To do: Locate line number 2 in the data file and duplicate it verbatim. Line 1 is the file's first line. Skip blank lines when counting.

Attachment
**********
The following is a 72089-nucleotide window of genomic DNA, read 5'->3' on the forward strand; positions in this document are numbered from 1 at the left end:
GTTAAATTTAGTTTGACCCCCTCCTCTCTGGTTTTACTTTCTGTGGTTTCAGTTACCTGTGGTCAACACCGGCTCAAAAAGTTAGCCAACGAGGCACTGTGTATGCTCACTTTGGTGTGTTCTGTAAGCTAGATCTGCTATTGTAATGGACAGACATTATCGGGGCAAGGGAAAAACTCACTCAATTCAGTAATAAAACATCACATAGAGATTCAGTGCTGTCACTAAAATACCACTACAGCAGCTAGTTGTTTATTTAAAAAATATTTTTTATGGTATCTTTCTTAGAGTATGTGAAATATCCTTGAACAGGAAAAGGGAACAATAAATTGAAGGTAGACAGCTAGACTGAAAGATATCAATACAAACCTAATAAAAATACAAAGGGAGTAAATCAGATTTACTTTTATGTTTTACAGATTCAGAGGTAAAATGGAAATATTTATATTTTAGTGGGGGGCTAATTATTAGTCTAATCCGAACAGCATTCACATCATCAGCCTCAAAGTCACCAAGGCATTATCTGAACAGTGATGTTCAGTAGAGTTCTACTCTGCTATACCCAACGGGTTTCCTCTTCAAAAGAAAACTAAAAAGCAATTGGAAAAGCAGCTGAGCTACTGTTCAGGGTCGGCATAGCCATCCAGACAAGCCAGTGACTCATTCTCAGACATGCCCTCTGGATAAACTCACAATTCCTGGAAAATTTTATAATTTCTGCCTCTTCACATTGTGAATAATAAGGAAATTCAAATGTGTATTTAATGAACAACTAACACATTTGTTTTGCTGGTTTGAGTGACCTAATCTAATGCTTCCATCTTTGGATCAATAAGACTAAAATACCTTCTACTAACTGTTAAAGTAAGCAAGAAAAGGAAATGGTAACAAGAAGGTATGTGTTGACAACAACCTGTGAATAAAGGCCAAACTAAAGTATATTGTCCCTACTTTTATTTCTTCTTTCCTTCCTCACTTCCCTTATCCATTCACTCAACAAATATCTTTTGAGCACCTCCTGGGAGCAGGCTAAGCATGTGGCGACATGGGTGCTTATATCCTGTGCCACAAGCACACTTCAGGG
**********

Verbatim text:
GTTAAATTTAGTTTGACCCCCTCCTCTCTGGTTTTACTTTCTGTGGTTTCAGTTACCTGTGGTCAACACCGGCTCAAAAAGTTAGCCAACGAGGCACTGTGTATGCTCACTTTGGTGTGTTCTGTAAGCTAGATCTGCTATTGTAATGGACAGACATTATCGGGGCAAGGGAAAAACTCACTCAATTCAGTAATAAAACATCACATAGAGATTCAGTGCTGTCACTAAAATACCACTACAGCAGCTAGTTGTTTATTTAAAAAATATTTTTTATGGTATCTTTCTTAGAGTATGTGAAATATCCTTGAACAGGAAAAGGGAACAATAAATTGAAGGTAGACAGCTAGACTGAAAGATATCAATACAAACCTAATAAAAATACAAAGGGAGTAAATCAGATTTACTTTTATGTTTTACAGATTCAGAGGTAAAATGGAAATATTTATATTTTAGTGGGGGGCTAATTATTAGTCTAATCCGAACAGCATTCACATCATCAGCCTCAAAGTCACCAAGGCATTATCTGAACAGTGATGTTCAGTAGAGTTCTACTCTGCTATACCCAACGGGTTTCCTCTTCAAAAGAAAACTAAAAAGCAATTGGAAAAGCAGCTGAGCTACTGTTCAGGGTCGGCATAGCCATCCAGACAAGCCAGTGACTCATTCTCAGACATGCCCTCTGGATAAACTCACAATTCCTGGAAAATTTTATAATTTCTGCCTCTTCACATTGTGAATAATAAGGAAATTCAAATGTGTATTTAATGAACAACTAACACATTTGTTTTGCTGGTTTGAGTGACCTAATCTAATGCTTCCATCTTTGGATCAATAAGACTAAAATACCTTCTACTAACTGTTAAAGTAAGCAAGAAAAGGAAATGGTAACAAGAAGGTATGTGTTGACAACAACCTGTGAATAAAGGCCAAACTAAAGTATATTGTCCCTACTTTTATTTCTTCTTTCCTTCCTCACTTCCCTTATCCATTCACTCAACAAATATCTTTTGAGCACCTCCTGGGAGCAGGCTAAGCATGTGGCGACATGGGTGCTTATATCCTGTGCCACAAGCACACTTCAGGG